[Interest] Guide me through the Qt offerings for GUIs

Alexey Rusakov ktirf at users.sf.net
Tue Apr 20 15:51:15 CEST 2021

Am I the only one to feel that Roland monopolises the mailing list again,
after a couple of years?

On Tue, 20 Apr 2021 at 15:11, Roland Hughes <roland at logikalsolutions.com>

> On 4/20/2021 5:00 AM, Giuseppe D'Angelo wrote:
> On 18/04/2021 14:50, Roland Hughes wrote:
> I guess QML is more present in embedded? Or maybe some entreprise stuff
> we don't know about...
> Just phones and John Deere.
> This is false, as a quick walk through the customer showcase on TQC's
> website will show.
> It's completely true. That tiny subset on the Web site doesn't scratch the
> surface. It certainly doesn't encompass my customer base and I haven't
> heard anyone pipe up on here using QML for anything non-significant that
> wasn't phones or John Deere. Even the one medical device we have been told
> about on this list has said you can't do anything in QML, only painting.
>  QML was a bad idea trying to get around a legacy problem without
> actually fixing the legacy problem. The legacy problem is the single
> thread-i-ness of Qt. Back when Intel was selling 486 chips with a
> manufacturing defect as SX
> This is also false. SXs have never been defective CPUs.
> You need to actually learn processor history or at least do some research
> before you speak.
> https://arstechnica.com/civis/viewtopic.php?t=390388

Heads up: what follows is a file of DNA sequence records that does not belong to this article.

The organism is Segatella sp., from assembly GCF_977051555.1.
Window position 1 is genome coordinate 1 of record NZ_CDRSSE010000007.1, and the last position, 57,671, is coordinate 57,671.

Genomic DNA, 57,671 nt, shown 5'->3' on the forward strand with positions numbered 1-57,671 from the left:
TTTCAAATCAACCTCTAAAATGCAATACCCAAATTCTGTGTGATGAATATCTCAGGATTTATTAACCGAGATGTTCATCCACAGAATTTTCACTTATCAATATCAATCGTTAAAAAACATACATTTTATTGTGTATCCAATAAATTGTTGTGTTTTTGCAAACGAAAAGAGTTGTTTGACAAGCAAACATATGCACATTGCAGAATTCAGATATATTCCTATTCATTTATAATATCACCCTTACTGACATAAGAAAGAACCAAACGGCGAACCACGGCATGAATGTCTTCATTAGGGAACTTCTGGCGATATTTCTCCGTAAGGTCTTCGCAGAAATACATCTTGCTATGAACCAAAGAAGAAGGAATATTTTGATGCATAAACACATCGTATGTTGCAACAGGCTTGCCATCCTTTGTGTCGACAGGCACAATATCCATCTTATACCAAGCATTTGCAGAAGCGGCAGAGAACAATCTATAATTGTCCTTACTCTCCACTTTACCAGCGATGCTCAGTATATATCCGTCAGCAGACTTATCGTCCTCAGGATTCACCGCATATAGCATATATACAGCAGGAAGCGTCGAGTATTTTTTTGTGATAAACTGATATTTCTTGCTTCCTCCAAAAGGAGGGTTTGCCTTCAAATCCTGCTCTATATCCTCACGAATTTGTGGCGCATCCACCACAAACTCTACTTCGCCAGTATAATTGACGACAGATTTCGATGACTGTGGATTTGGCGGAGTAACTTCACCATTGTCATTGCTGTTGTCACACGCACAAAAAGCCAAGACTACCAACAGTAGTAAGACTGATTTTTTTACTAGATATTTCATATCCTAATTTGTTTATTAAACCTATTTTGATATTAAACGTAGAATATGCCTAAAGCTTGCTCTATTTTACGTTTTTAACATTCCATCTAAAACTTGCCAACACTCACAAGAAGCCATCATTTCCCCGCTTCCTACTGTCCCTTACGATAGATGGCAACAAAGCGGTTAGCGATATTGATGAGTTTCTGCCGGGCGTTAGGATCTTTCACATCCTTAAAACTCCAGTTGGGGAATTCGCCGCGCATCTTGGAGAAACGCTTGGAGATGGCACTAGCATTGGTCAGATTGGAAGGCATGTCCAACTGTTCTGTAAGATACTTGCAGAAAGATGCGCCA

> https://books.google.com/books?id=AoKUhNoOys4C&pg=PP19&dq=486sx+defective+fpu&hl=en&sa=X&ved=2ahUKEwj2tL_s6IzwAhXQQc0KHYFnBj8Q6AEwAHoECAAQAg#v=onepage&q=486sx%20defective%20fpu&f=false
> https://www.google.com/books/edition/Blackie_s_Dictionary_of_Computer_Science/P2EtDAAAQBAJ?hl=en&gbpv=1&dq=486sx+defective+fpu&pg=PR34&printsec=frontcover
> https://www.google.com/books/edition/The_Art_of_Computer_Virus_Research_and_D/XE-ddYF6uhYC?hl=en&gbpv=1&dq=486sx+defective+fpu&pg=PT296&printsec=frontcover
> https://www.google.com/books/edition/Upgrading_and_Repairing_PCs/E1p2FDL7P5QC?hl=en&gbpv=1&dq=486sx+defective+fpu&pg=PA123&printsec=frontcover
> The 486SX was a marketing quirk. Intel had a high failure rate (low yield)
> on the FPU. When a CPU passed DX testing it was sold as a 486DX. When it
> failed testing it went down another line where they "cut some pins" so the
> chip couldn't communicate with the bad FPU, put an SX on it and sold scrap
> at a discount.
> The 386SX was a different design. The 486SX was simply unloading 486DX
> junk.
>  All of this is why I'm so excited to read about the Vulkan stuff going
> on with the CsPaint library and the Vulkan links I sent you earlier. On
> the surface it seems like someone talked to people who write software on
> big computers before work started. Need to dig deeper to be really
> certain, but you communicate with a "loader" that can support many revs
> of the API.
> Are you aware that Qt has had Vulkan integration classes since 5.12 (?),
> and Vulkan can be used as a Qt Quick backend in Qt 6?
> The ability of painting from multiple threads (or better, to build
> command buffers from multiple threads) doesn't magically solve the
> problem of manipulating data structures safely from multiple threads.
> The single threaded CPU-based _painting_ of the syntax highlighting has
> hardly ever been an issue; its _generation_ has, as it involves
> modifying a shared data structure (while also the user is modifying it)
> without races and without locking against the GUI thread. QTextDocument
> design is unlikely to fit the bill here; a different design sounds
> anything but easy, but the underlying graphics API has very little to do
> with this.
> The API has a ___lot___ to do with this as the dude putting out featherpad
> is learning the hard way and every editor developer attempting to use Qt
> and only Qt before them. The single-thread-i-ness hits a hard wall. That's
> the biggest issue.